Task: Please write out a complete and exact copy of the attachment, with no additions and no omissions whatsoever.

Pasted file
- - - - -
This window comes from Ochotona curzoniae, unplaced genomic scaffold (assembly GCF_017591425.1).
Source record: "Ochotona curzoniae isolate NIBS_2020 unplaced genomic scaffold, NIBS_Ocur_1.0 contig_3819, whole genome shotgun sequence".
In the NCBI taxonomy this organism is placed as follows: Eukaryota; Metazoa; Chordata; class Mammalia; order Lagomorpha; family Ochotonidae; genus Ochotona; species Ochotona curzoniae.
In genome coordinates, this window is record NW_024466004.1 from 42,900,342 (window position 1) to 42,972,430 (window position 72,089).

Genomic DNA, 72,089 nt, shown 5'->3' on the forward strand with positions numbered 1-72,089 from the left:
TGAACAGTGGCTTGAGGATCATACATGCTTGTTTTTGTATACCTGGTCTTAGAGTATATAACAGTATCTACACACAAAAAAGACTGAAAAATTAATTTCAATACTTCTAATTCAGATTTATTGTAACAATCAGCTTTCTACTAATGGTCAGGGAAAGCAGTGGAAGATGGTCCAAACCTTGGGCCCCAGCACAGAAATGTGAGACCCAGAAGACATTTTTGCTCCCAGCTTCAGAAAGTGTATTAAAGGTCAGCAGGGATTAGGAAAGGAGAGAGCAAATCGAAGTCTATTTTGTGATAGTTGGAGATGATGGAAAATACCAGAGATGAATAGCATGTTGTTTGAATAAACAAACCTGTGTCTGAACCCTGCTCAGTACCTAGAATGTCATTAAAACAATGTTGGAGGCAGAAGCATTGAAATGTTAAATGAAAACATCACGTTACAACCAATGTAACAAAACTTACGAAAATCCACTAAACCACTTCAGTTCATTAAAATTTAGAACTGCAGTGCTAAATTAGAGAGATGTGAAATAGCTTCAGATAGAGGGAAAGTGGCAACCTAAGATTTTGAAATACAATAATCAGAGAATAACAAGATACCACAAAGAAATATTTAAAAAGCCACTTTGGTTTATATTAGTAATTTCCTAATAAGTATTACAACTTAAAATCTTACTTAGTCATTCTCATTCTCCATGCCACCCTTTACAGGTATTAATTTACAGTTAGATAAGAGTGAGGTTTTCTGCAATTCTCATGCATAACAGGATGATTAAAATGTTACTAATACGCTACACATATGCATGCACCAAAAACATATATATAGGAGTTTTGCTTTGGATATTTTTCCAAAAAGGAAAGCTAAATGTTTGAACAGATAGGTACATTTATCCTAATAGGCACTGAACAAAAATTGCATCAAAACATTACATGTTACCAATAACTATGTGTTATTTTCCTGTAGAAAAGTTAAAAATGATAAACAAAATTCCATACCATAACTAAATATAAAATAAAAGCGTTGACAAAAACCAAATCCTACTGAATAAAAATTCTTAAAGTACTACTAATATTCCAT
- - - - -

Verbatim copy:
This window comes from Ochotona curzoniae, unplaced genomic scaffold (assembly GCF_017591425.1).
Source record: "Ochotona curzoniae isolate NIBS_2020 unplaced genomic scaffold, NIBS_Ocur_1.0 contig_3819, whole genome shotgun sequence".
In the NCBI taxonomy this organism is placed as follows: Eukaryota; Metazoa; Chordata; class Mammalia; order Lagomorpha; family Ochotonidae; genus Ochotona; species Ochotona curzoniae.
In genome coordinates, this window is record NW_024466004.1 from 42,900,342 (window position 1) to 42,972,430 (window position 72,089).

Genomic DNA, 72,089 nt, shown 5'->3' on the forward strand with positions numbered 1-72,089 from the left:
TGAACAGTGGCTTGAGGATCATACATGCTTGTTTTTGTATACCTGGTCTTAGAGTATATAACAGTATCTACACACAAAAAAGACTGAAAAATTAATTTCAATACTTCTAATTCAGATTTATTGTAACAATCAGCTTTCTACTAATGGTCAGGGAAAGCAGTGGAAGATGGTCCAAACCTTGGGCCCCAGCACAGAAATGTGAGACCCAGAAGACATTTTTGCTCCCAGCTTCAGAAAGTGTATTAAAGGTCAGCAGGGATTAGGAAAGGAGAGAGCAAATCGAAGTCTATTTTGTGATAGTTGGAGATGATGGAAAATACCAGAGATGAATAGCATGTTGTTTGAATAAACAAACCTGTGTCTGAACCCTGCTCAGTACCTAGAATGTCATTAAAACAATGTTGGAGGCAGAAGCATTGAAATGTTAAATGAAAACATCACGTTACAACCAATGTAACAAAACTTACGAAAATCCACTAAACCACTTCAGTTCATTAAAATTTAGAACTGCAGTGCTAAATTAGAGAGATGTGAAATAGCTTCAGATAGAGGGAAAGTGGCAACCTAAGATTTTGAAATACAATAATCAGAGAATAACAAGATACCACAAAGAAATATTTAAAAAGCCACTTTGGTTTATATTAGTAATTTCCTAATAAGTATTACAACTTAAAATCTTACTTAGTCATTCTCATTCTCCATGCCACCCTTTACAGGTATTAATTTACAGTTAGATAAGAGTGAGGTTTTCTGCAATTCTCATGCATAACAGGATGATTAAAATGTTACTAATACGCTACACATATGCATGCACCAAAAACATATATATAGGAGTTTTGCTTTGGATATTTTTCCAAAAAGGAAAGCTAAATGTTTGAACAGATAGGTACATTTATCCTAATAGGCACTGAACAAAAATTGCATCAAAACATTACATGTTACCAATAACTATGTGTTATTTTCCTGTAGAAAAGTTAAAAATGATAAACAAAATTCCATACCATAACTAAATATAAAATAAAAGCGTTGACAAAAACCAAATCCTACTGAATAAAAATTCTTAAAGTACTACTAATATTCCAT